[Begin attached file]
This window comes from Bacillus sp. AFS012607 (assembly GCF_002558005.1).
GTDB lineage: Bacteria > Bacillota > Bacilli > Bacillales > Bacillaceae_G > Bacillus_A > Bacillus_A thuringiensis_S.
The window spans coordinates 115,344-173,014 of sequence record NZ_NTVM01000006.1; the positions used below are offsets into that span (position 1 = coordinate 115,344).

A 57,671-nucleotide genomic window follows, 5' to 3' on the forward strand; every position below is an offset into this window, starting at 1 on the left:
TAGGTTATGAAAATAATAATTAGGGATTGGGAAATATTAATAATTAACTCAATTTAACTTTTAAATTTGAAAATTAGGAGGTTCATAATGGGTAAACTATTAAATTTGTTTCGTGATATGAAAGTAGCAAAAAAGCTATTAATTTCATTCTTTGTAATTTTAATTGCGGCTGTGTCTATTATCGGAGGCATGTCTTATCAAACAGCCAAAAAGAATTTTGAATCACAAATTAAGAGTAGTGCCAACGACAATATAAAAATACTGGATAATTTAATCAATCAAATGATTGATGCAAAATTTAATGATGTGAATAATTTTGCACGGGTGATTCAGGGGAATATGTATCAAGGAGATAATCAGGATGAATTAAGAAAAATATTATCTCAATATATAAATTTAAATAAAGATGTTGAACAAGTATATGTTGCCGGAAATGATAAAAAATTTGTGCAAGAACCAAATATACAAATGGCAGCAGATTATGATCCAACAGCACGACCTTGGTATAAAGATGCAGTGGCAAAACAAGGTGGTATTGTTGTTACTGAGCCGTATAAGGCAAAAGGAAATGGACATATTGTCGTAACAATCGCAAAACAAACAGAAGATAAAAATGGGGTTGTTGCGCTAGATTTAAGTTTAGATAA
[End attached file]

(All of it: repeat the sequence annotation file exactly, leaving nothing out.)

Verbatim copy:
This window comes from Bacillus sp. AFS012607 (assembly GCF_002558005.1).
GTDB lineage: Bacteria > Bacillota > Bacilli > Bacillales > Bacillaceae_G > Bacillus_A > Bacillus_A thuringiensis_S.
The window spans coordinates 115,344-173,014 of sequence record NZ_NTVM01000006.1; the positions used below are offsets into that span (position 1 = coordinate 115,344).

A 57,671-nucleotide genomic window follows, 5' to 3' on the forward strand; every position below is an offset into this window, starting at 1 on the left:
TAGGTTATGAAAATAATAATTAGGGATTGGGAAATATTAATAATTAACTCAATTTAACTTTTAAATTTGAAAATTAGGAGGTTCATAATGGGTAAACTATTAAATTTGTTTCGTGATATGAAAGTAGCAAAAAAGCTATTAATTTCATTCTTTGTAATTTTAATTGCGGCTGTGTCTATTATCGGAGGCATGTCTTATCAAACAGCCAAAAAGAATTTTGAATCACAAATTAAGAGTAGTGCCAACGACAATATAAAAATACTGGATAATTTAATCAATCAAATGATTGATGCAAAATTTAATGATGTGAATAATTTTGCACGGGTGATTCAGGGGAATATGTATCAAGGAGATAATCAGGATGAATTAAGAAAAATATTATCTCAATATATAAATTTAAATAAAGATGTTGAACAAGTATATGTTGCCGGAAATGATAAAAAATTTGTGCAAGAACCAAATATACAAATGGCAGCAGATTATGATCCAACAGCACGACCTTGGTATAAAGATGCAGTGGCAAAACAAGGTGGTATTGTTGTTACTGAGCCGTATAAGGCAAAAGGAAATGGACATATTGTCGTAACAATCGCAAAACAAACAGAAGATAAAAATGGGGTTGTTGCGCTAGATTTAAGTTTAGATAA